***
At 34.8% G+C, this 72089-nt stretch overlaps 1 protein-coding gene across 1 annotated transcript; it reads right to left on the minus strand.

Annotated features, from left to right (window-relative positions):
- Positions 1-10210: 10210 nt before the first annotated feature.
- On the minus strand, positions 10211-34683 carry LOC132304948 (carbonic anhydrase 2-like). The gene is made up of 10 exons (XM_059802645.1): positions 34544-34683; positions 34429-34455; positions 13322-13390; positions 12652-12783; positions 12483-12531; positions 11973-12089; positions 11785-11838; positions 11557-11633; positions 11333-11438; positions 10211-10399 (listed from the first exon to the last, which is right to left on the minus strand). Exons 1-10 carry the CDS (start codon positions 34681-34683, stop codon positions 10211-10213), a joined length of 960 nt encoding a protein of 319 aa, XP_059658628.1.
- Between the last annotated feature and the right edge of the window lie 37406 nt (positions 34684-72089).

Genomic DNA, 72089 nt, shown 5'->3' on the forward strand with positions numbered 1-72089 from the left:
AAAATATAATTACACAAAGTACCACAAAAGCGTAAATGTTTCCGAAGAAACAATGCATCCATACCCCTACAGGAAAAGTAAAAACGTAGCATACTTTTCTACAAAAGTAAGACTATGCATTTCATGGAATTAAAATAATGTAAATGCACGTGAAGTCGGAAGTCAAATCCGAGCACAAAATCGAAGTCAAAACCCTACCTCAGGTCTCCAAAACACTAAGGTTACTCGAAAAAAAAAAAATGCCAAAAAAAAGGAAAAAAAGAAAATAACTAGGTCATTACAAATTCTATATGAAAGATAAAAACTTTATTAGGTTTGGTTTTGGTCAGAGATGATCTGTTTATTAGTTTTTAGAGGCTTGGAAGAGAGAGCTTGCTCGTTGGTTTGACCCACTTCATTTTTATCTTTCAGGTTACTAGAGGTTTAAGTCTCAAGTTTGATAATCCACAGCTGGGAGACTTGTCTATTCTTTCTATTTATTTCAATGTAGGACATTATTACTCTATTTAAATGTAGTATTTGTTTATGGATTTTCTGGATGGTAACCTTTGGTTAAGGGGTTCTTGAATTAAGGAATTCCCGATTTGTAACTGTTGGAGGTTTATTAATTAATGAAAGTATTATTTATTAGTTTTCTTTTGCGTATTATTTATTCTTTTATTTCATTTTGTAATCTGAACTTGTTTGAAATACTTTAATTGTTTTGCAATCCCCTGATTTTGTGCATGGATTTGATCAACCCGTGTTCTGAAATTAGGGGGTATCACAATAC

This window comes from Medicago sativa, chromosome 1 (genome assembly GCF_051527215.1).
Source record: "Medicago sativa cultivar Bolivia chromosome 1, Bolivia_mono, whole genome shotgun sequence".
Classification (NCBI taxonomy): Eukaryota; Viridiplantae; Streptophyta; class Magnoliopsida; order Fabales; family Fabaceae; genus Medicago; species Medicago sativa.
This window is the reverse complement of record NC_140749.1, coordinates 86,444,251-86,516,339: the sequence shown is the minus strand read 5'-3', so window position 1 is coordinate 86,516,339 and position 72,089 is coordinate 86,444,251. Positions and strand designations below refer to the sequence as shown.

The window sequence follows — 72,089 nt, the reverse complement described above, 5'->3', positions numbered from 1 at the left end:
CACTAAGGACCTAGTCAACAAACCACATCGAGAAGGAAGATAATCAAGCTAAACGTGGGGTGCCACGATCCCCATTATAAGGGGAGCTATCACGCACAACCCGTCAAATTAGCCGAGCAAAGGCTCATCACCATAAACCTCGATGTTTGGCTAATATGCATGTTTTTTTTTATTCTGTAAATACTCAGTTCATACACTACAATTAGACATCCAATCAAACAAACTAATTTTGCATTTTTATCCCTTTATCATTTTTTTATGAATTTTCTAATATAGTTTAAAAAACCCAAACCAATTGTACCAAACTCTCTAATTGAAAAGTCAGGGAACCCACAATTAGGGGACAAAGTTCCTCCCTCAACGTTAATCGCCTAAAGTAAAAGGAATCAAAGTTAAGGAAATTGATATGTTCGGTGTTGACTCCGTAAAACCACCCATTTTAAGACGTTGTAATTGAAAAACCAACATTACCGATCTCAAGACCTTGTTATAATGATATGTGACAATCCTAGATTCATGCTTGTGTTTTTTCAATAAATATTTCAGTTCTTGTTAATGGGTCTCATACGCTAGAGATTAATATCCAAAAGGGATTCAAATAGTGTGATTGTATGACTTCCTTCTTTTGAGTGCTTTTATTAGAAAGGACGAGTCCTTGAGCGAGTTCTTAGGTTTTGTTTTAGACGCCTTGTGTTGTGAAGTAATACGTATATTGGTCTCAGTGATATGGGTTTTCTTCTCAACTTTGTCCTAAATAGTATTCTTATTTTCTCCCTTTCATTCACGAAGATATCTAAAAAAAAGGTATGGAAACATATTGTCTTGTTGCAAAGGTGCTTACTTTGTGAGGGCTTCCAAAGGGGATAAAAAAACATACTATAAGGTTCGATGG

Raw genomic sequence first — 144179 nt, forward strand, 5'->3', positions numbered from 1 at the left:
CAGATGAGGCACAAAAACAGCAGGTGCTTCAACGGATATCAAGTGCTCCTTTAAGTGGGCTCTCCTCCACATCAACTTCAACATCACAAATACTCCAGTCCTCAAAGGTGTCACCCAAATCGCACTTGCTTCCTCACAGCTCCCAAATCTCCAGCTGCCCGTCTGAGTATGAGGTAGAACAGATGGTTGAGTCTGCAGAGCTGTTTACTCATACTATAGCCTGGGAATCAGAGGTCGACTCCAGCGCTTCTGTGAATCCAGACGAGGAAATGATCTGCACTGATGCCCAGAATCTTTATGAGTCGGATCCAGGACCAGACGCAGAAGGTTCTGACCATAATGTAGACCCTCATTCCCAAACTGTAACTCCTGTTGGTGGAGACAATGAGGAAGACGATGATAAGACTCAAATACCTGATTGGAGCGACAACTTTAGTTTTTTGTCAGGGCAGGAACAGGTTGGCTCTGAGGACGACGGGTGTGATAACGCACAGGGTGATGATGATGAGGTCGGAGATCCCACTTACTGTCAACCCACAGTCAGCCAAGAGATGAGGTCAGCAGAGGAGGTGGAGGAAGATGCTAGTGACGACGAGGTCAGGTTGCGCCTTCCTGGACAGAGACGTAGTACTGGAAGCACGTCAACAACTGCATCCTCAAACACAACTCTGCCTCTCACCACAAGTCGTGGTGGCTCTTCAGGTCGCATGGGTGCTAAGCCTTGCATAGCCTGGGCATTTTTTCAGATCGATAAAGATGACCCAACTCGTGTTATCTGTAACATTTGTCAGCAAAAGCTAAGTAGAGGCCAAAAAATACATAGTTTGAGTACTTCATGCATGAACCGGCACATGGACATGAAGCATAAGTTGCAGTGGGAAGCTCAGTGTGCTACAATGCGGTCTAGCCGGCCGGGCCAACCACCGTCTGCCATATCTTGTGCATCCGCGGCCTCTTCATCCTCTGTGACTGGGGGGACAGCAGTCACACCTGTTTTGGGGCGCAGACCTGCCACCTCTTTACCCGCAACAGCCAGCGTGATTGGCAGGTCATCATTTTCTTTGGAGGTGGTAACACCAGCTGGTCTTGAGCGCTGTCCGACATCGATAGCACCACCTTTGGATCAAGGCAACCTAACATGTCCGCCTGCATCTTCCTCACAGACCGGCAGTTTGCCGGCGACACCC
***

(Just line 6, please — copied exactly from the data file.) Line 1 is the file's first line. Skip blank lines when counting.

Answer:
Genomic DNA, 72089 nt, shown 5'->3' on the forward strand with positions numbered 1-72089 from the left: